Prof Davy McCracken
Title of Talk:
Ecosystem Services from the Scottish Uplands”
Davy McCracken: Davy has spent over thirty years studying the interactions between wildlife and European farming systems. He joined Scotland’s Rural College in 1995 and 5 years ago became the Head of SRUC’s Hill & Mountain Research Centre, based at the Kirkton & Auchtertyre research and demonstration farms, near Crianlarich. These 2,200 ha farms are acting as a platform for upland agricultural, environmental and increasingly agro-forestry research and demonstration.
Orla Murphy is an architect and Assistant Professor in UCD School of Architecture, Planning and Environmental Policy. In 2012 Orla founded Custom Architecture a practice which specialises in research, design and community engagement. In 2018 Orla was appointed as Co-commissioner/co-curator of the Irish National Pavilion, entitled Free Market, at the world’s most prestigious architecture exhibition, La Biennale di Venezia, bringing an exploration of public space in Irish rural towns to an international audience. Free Market will return to Ireland in 2019 as part of its National Tour.
She is also co-presenter of RTE’s documentary series Building Ireland.
National Parks & Wildlife Service, Department of Culture Heritage and the Gaeltacht
Denis has been working in the National Parks & Wildlife Service – Western Region since 1991 and is involved in all aspects of conservation management, education and wildlife law enforcement duties in the region.
Starting initially as a conservation ranger in west county Mayo, he studied Field Ecology at University College Cork, incorporating a particular interest in water quality and land-use management.
He was promoted to District Conservation Officer in 1998, co-ordinating all aspects of Ranger duties within the Region and working on the establishment of Irelands 6th National Park among the Owenduff/Nephin Beg mountains.
On promotion to Deputy Regional Manager in 2002, Denis represented NPWS on monitoring groups with other state agencies, covering various projects and scales, including the nationally-significant Corrib Gas project.
He also co-ordinated and assisted in the organising and running of numerous terrestrial and marine surveys including Ireland’s first all island comprehensive grey seal population assessments. Currently, Project Manager for the National Corncrake conservation project in the Western and Northern regions for NPWS.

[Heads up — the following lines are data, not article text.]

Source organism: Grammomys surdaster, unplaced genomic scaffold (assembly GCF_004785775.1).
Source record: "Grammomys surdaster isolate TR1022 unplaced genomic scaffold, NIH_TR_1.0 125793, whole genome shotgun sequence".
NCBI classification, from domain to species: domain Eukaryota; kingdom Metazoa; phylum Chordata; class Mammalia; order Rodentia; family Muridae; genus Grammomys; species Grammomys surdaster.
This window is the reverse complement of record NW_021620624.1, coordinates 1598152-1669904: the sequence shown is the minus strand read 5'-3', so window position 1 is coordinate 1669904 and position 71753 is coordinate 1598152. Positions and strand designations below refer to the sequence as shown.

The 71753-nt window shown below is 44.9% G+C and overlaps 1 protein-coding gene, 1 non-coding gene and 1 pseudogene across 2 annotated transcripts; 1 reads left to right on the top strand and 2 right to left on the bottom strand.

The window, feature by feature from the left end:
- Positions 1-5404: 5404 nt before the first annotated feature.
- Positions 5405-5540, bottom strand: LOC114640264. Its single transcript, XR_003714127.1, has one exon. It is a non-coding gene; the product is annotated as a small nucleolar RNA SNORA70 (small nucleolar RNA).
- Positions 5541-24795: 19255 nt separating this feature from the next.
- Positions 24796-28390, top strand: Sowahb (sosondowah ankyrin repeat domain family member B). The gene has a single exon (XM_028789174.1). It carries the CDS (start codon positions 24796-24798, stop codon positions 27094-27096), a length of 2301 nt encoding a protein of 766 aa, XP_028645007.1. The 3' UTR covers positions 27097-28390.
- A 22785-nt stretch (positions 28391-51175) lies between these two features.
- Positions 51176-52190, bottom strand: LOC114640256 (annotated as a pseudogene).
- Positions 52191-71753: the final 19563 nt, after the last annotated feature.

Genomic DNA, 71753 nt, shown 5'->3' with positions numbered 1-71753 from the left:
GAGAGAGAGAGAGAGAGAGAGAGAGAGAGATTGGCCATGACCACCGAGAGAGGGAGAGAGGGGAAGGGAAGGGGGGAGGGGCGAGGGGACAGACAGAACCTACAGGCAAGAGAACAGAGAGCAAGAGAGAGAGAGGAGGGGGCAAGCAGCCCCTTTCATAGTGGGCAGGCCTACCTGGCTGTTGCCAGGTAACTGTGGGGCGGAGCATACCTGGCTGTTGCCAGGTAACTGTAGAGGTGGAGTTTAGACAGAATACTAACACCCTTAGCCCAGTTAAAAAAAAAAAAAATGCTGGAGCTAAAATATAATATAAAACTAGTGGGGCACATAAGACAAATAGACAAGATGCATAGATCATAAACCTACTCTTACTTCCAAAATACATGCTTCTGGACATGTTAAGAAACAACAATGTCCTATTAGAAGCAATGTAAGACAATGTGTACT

He has worked closely with Mayo County Council, Coillte Teoranta and the Forest Service on property management in the western region including co-ordinating the Native Woodland Scheme and the EU LIFE Blanket Bog Project.
Currently working as western Divisional Manager since 2014, managing three National Parks, 16 Nature Reserves including Coole Park Nature Reserve and visitor facilities, he is involved in the delivery “Investing in our Culture and Heritage” for the Department as part of Project 2040.
Since 2009, he has being working on the delivery of a unique re-wilding project in the Nephin Mountain range. This extensive project involves the conversion of over 4,000 ha of poor quality conifer forest to be enhanced for nature conservation, education and sustainable outdoor recreation.
Dr James Moran
Title of Talk:
European Innovation Partnership models (EIPs): Engines for Innovation in the Uplands
Dr. James Moran is a lecturer in Biology and Ecology at Galway Mayo Institute of Technology teaching on agriculture and environment related programmes. His research and outreach work concentrates on sustainable agricultural systems. Research areas include agri-environmental scheme design; High Nature Value farmland; biodiversity and ecosystem services; protected areas management; grazing ecology and wetland ecosystems. He leads a number of projects in these areas at GMIT and IT Sligo. He is particularly interested in the potential of a HNV farmland network where innovative local communities can work in partnership to realise a sustainable future for their area.”